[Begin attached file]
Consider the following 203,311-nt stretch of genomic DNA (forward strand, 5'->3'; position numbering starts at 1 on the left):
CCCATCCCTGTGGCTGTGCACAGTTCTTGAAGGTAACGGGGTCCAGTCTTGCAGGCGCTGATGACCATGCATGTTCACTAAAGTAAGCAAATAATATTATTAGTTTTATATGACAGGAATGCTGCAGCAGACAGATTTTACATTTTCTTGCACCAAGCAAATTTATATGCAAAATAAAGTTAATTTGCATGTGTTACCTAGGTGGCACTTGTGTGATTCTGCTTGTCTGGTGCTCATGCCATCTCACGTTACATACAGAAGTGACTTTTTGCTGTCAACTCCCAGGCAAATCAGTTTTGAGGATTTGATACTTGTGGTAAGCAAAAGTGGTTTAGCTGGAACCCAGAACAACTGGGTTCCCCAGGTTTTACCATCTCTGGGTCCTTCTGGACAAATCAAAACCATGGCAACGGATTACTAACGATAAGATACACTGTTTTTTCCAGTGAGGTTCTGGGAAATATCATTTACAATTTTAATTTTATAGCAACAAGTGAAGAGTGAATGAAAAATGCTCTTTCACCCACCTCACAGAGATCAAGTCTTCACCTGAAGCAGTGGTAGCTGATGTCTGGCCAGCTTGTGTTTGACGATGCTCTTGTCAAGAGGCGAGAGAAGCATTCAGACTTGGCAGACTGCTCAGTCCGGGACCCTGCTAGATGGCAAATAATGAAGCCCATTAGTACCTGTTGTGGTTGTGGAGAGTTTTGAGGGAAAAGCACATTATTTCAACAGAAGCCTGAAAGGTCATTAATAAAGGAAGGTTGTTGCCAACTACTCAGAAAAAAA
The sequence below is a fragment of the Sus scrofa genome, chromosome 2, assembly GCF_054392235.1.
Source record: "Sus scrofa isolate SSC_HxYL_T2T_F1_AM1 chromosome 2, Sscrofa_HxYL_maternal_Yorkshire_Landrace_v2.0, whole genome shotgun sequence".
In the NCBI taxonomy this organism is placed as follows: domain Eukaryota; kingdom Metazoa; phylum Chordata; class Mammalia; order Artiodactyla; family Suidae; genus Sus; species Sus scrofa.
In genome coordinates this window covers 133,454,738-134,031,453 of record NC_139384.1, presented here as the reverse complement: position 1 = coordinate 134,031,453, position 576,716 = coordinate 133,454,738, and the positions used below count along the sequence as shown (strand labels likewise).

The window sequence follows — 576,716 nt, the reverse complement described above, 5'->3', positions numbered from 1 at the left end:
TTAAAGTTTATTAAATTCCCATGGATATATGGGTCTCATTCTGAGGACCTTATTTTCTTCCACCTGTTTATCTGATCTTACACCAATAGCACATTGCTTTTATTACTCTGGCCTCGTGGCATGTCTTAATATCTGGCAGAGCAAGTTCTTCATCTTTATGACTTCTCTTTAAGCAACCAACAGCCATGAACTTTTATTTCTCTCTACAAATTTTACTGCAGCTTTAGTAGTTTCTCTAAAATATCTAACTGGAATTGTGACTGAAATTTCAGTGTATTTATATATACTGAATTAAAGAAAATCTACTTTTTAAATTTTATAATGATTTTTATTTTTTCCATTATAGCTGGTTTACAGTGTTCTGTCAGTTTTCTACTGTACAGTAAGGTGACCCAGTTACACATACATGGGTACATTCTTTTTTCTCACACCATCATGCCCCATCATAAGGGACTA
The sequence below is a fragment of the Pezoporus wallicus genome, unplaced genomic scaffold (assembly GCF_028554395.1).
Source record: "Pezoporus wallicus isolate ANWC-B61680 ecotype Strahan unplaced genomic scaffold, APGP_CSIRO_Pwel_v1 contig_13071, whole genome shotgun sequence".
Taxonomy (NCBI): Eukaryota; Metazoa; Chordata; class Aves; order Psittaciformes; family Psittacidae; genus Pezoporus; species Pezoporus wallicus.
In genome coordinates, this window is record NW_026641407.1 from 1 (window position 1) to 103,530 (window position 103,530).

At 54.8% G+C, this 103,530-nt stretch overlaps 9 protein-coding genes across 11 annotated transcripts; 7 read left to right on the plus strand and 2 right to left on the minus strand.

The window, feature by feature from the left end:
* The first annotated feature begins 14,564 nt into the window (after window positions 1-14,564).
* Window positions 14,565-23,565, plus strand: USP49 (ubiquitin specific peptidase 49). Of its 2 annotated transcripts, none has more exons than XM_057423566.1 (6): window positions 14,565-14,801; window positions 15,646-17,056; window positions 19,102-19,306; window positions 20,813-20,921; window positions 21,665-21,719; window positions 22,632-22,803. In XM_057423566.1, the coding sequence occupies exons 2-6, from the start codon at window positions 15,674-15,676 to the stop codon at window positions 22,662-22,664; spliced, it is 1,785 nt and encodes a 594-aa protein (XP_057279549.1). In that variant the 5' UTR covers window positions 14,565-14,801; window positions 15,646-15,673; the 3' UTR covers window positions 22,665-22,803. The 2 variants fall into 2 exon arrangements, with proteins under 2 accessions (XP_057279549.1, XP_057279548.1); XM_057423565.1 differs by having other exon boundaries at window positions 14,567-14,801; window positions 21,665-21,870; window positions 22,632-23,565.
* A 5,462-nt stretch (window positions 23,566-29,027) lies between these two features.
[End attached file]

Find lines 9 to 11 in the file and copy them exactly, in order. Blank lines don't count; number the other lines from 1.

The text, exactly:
The sequence below is a fragment of the Pezoporus wallicus genome, unplaced genomic scaffold (assembly GCF_028554395.1).
Source record: "Pezoporus wallicus isolate ANWC-B61680 ecotype Strahan unplaced genomic scaffold, APGP_CSIRO_Pwel_v1 contig_13071, whole genome shotgun sequence".
Taxonomy (NCBI): Eukaryota; Metazoa; Chordata; class Aves; order Psittaciformes; family Psittacidae; genus Pezoporus; species Pezoporus wallicus.